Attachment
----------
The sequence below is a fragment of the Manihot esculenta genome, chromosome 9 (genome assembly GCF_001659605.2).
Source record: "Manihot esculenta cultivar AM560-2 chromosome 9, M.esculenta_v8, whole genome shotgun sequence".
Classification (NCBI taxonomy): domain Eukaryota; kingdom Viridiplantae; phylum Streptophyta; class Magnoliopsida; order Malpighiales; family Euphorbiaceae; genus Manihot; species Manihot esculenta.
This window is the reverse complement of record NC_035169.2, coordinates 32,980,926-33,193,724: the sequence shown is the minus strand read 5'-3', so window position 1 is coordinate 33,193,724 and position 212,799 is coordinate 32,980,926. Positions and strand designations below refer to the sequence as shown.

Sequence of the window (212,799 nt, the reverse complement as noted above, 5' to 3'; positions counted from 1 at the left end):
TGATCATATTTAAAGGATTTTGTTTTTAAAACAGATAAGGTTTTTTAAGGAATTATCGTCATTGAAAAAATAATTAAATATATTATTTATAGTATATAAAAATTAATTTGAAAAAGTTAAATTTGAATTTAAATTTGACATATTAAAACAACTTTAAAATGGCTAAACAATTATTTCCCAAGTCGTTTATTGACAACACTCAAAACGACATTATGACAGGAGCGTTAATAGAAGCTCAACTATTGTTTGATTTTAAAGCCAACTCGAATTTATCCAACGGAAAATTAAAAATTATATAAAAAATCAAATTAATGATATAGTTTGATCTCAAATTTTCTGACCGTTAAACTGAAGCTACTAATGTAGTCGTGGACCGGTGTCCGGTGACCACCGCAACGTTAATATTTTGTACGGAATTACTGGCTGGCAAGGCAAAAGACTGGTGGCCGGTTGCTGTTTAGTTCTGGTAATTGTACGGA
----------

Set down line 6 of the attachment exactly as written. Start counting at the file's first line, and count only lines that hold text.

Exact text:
TGATCATATTTAAAGGATTTTGTTTTTAAAACAGATAAGGTTTTTTAAGGAATTATCGTCATTGAAAAAATAATTAAATATATTATTTATAGTATATAAAAATTAATTTGAAAAAGTTAAATTTGAATTTAAATTTGACATATTAAAACAACTTTAAAATGGCTAAACAATTATTTCCCAAGTCGTTTATTGACAACACTCAAAACGACATTATGACAGGAGCGTTAATAGAAGCTCAACTATTGTTTGATTTTAAAGCCAACTCGAATTTATCCAACGGAAAATTAAAAATTATATAAAAAATCAAATTAATGATATAGTTTGATCTCAAATTTTCTGACCGTTAAACTGAAGCTACTAATGTAGTCGTGGACCGGTGTCCGGTGACCACCGCAACGTTAATATTTTGTACGGAATTACTGGCTGGCAAGGCAAAAGACTGGTGGCCGGTTGCTGTTTAGTTCTGGTAATTGTACGGA